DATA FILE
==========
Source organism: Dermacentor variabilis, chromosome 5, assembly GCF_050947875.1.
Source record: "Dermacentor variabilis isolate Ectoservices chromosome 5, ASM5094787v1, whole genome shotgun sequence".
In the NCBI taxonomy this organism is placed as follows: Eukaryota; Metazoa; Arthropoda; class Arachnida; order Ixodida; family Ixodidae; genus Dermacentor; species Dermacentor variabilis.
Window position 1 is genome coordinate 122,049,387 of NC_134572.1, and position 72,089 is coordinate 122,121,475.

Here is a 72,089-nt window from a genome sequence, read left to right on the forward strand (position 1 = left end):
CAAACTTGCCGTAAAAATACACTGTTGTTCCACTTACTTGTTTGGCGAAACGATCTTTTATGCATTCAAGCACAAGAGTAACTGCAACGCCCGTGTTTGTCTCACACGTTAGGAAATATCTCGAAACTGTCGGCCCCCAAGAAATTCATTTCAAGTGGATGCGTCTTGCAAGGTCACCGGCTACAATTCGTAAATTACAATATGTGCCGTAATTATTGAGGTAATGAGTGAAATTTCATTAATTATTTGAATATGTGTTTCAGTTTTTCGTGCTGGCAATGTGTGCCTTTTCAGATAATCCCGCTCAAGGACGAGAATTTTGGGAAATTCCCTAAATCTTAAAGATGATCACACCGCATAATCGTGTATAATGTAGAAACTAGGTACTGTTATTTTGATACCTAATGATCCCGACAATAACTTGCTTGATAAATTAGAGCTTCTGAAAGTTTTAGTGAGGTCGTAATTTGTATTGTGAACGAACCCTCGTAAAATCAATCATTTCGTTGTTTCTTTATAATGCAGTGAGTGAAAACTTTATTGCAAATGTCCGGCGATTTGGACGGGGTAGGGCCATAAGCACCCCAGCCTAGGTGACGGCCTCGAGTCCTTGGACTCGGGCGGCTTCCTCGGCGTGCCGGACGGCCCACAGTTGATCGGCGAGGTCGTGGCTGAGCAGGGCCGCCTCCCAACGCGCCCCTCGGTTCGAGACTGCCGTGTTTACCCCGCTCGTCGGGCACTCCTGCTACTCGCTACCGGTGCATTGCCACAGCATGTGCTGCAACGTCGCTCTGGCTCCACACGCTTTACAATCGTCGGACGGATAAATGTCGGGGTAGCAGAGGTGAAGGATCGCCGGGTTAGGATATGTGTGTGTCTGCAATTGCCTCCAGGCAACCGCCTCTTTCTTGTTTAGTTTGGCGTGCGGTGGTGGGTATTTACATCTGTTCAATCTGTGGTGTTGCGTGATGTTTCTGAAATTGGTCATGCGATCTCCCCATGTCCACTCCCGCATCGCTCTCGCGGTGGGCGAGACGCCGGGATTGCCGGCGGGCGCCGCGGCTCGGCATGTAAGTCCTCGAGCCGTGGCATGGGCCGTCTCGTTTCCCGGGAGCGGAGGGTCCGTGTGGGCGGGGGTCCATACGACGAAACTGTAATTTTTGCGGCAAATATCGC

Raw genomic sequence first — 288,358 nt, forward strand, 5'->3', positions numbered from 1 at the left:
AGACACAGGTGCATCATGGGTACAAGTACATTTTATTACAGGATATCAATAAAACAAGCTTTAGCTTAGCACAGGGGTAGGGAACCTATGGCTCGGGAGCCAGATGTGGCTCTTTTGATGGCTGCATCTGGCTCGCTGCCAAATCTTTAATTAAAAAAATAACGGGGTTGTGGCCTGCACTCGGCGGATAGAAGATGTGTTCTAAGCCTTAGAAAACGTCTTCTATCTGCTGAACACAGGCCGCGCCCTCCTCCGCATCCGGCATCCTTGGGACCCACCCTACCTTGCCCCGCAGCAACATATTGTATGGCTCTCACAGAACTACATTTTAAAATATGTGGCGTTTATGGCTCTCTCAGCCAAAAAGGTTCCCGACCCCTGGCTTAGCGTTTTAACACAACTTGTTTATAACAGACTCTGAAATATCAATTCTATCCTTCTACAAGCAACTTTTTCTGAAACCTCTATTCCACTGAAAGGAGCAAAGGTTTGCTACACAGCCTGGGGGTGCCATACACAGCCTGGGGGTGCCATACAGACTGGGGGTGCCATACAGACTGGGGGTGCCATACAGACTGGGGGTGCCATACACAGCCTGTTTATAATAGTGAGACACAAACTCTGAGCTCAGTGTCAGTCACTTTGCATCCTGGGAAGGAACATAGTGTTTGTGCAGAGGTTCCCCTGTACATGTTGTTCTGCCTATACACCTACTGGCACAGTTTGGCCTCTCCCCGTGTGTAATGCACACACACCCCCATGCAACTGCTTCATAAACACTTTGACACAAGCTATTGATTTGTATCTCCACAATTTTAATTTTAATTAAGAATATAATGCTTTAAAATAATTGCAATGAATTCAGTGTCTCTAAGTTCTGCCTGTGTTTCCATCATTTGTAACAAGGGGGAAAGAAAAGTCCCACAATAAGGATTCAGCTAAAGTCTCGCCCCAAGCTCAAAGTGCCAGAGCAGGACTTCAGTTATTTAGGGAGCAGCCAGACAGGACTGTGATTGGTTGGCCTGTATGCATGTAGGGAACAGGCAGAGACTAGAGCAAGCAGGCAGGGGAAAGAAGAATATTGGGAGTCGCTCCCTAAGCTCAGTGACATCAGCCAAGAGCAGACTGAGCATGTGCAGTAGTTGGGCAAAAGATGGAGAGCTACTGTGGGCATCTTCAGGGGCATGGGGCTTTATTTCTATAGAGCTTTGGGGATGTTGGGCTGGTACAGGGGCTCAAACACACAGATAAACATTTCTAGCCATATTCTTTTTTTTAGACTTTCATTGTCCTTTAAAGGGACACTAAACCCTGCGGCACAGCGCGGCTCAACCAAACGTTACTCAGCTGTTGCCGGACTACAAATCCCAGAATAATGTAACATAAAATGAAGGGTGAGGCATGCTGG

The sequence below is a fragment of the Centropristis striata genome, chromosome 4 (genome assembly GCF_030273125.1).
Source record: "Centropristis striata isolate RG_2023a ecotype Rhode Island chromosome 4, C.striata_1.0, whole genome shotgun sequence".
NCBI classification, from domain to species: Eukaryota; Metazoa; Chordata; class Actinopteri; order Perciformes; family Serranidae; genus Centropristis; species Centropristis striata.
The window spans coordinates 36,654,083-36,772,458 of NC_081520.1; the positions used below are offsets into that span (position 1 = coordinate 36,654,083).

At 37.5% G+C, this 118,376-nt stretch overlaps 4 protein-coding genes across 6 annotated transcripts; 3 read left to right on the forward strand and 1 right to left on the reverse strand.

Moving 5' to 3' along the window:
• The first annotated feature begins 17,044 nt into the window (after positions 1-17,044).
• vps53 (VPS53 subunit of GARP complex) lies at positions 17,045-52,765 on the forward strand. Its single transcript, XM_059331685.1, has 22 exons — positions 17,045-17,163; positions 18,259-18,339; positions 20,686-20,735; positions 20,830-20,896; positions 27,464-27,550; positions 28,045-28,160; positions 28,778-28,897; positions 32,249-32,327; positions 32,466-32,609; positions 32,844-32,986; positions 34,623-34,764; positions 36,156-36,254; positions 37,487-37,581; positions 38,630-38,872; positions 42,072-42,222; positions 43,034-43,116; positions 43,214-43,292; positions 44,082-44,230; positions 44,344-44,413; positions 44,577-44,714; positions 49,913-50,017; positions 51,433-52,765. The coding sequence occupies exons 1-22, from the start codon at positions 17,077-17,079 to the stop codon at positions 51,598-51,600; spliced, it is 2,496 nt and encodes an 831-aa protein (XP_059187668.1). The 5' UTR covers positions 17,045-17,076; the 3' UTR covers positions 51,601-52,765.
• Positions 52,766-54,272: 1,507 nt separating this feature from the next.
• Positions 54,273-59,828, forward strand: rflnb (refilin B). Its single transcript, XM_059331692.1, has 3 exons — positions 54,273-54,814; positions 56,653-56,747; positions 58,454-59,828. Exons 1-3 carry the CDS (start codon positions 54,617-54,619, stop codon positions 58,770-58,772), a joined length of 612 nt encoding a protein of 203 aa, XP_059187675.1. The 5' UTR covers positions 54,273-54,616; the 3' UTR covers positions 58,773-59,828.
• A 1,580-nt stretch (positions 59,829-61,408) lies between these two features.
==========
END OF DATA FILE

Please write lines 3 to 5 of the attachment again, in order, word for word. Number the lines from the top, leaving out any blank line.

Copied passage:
In the NCBI taxonomy this organism is placed as follows: Eukaryota; Metazoa; Arthropoda; class Arachnida; order Ixodida; family Ixodidae; genus Dermacentor; species Dermacentor variabilis.
Window position 1 is genome coordinate 122,049,387 of NC_134572.1, and position 72,089 is coordinate 122,121,475.

Here is a 72,089-nt window from a genome sequence, read left to right on the forward strand (position 1 = left end):